Small Fish, Big Pond Thoughts


One tired evening this week, I picked up Thai food from a little hole in the wall near my home. While waiting for the order, I watched this huge goldfish lumbering around a tank that would have been more than adequate for the average sized goldfish but seemed woefully inadequate for this super-sized fellow. I thought to myself, Big Fish, Small Pond.

I feel much the opposite in my new authoring adventure.

I check in daily with my book’s Amazon page and marvel at the hundreds of thousands of books of every flavor, and that’s just ONE website. My humble little book just seems lost in this massiveness–truly a small fish in the Amazon pond. Yesterday, I spend the whole day driving around to little bookstores in the towns around me, fearing this could end up being a huge waste of time and money to get my “little fish” off the ground. And then this morning on NPR, Garrison Keillor was reading poetry from his new book–which sounds fantastic, by the way.

One reading struck me, an excerpt from his address to the Harvard Chapter of Phi Beta Kappa in 2008. It was quite reassuring, encouraging me out of my fear and into the space of hope and “it’s going to be okay-ness.” So I’m passing it along to you, lest you be doubting yourself today. About anything.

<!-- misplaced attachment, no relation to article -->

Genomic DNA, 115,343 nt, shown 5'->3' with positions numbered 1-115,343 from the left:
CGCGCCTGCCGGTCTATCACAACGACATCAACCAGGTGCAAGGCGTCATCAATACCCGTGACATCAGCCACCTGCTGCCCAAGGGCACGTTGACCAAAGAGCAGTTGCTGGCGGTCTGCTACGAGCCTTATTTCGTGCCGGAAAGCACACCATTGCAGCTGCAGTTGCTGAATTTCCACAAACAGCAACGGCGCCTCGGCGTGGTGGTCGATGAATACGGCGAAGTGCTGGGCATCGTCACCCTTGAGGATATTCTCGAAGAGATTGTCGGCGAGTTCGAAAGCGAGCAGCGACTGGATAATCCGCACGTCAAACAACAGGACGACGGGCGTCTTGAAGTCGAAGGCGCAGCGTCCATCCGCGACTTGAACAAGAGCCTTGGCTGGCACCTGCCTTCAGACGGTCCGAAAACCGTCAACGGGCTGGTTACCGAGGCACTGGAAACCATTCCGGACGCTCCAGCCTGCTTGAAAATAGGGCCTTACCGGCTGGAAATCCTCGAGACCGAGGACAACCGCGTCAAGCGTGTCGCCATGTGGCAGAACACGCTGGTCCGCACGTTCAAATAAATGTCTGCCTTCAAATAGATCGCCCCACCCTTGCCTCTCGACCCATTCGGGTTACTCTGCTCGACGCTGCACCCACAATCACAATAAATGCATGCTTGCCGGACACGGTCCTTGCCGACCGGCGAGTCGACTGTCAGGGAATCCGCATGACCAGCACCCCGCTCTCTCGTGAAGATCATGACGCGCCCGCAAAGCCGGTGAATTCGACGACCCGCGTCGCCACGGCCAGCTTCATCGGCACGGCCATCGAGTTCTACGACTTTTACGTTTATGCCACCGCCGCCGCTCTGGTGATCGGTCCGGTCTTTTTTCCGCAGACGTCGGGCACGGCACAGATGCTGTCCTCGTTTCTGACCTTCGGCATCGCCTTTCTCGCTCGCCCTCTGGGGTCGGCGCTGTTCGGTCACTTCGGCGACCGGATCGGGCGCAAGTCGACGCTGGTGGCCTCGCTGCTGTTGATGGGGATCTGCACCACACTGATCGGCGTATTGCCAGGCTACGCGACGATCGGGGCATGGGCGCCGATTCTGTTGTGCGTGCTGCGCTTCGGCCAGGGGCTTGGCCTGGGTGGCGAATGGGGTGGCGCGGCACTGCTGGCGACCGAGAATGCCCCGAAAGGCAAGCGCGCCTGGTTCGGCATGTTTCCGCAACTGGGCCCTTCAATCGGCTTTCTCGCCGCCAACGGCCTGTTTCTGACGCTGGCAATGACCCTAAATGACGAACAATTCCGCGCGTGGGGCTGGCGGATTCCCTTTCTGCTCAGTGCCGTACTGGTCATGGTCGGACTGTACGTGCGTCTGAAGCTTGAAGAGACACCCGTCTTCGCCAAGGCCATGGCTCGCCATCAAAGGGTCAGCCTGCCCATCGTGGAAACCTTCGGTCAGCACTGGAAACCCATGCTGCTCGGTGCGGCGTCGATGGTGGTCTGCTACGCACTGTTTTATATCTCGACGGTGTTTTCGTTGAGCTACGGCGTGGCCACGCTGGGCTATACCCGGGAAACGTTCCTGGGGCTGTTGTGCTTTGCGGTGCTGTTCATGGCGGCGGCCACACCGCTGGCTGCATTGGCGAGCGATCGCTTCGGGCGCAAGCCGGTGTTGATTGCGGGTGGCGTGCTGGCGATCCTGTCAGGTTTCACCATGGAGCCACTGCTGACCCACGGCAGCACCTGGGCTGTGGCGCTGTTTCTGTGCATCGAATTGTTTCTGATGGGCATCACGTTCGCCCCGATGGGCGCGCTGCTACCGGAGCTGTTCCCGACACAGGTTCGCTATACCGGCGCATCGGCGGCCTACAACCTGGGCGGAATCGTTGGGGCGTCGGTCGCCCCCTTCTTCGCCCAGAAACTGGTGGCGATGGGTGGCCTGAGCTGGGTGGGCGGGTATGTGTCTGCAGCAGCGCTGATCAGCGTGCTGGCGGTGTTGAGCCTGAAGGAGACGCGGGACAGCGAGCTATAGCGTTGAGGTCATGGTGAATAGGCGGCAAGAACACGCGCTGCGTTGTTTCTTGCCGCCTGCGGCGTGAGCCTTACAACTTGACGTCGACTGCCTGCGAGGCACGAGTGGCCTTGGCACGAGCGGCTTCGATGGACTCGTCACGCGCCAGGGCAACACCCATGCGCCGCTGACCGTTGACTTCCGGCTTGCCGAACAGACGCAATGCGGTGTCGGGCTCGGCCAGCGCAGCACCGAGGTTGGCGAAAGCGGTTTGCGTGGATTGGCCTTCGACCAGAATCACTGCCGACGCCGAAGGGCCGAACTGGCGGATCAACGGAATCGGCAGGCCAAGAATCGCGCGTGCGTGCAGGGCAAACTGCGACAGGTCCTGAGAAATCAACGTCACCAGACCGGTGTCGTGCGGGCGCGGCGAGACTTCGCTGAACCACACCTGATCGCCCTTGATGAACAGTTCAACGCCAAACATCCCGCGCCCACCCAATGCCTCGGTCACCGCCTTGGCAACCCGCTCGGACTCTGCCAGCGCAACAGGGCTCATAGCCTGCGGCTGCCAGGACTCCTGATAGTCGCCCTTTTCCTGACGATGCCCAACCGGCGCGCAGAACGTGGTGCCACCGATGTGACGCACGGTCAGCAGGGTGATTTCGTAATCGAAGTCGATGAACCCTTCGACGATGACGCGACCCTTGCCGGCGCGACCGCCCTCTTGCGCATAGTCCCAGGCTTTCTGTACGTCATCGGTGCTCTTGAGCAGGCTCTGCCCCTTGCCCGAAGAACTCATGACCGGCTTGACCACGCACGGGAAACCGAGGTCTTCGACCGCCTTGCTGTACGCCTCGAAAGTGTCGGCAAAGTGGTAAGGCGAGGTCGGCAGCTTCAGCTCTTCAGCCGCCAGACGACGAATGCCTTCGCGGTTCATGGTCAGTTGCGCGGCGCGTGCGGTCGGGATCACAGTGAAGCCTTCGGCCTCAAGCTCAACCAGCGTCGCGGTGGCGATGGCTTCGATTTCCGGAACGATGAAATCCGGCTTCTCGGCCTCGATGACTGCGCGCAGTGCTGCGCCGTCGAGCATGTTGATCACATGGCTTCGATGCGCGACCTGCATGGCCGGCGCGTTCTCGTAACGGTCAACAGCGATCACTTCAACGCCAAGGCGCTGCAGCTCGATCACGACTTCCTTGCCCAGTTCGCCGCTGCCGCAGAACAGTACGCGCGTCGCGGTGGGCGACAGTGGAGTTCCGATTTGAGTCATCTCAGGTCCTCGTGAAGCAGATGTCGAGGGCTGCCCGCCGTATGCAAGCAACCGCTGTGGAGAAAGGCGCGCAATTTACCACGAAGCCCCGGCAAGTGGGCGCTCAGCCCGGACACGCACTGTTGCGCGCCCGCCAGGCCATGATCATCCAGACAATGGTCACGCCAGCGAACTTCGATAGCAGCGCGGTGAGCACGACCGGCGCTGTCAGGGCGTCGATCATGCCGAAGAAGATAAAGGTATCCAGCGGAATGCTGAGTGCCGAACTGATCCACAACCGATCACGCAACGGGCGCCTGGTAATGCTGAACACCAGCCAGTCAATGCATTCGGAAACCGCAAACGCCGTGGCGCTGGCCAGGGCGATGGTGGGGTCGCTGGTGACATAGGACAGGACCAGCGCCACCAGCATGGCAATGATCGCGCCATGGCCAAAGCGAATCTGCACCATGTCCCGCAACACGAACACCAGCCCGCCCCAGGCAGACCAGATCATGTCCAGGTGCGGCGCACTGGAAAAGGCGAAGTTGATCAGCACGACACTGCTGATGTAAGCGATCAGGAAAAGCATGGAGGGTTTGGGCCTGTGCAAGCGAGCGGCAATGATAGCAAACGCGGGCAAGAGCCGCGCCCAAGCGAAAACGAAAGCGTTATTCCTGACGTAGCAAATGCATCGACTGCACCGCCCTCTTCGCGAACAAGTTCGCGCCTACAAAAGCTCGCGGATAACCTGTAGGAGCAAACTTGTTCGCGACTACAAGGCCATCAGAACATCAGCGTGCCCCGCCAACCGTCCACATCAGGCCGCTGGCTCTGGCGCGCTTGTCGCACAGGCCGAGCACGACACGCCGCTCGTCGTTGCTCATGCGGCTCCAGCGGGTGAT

O brave young achievers, you have now achieved the pinnacle
And forgive me if it sounds cynical
But as we gather to celebrate ya and hail ya
It is time for you to think about the benefits of failya.
Failure is essential, a form of mortality.
Without failure, we have a poor sense of reality.
It is all well and good to strive for glory,
But today’s grievous mistake is tomorrow’s humorous story.
And one should not be a person whose memoirs consist
Of notes from the classes you never missed.

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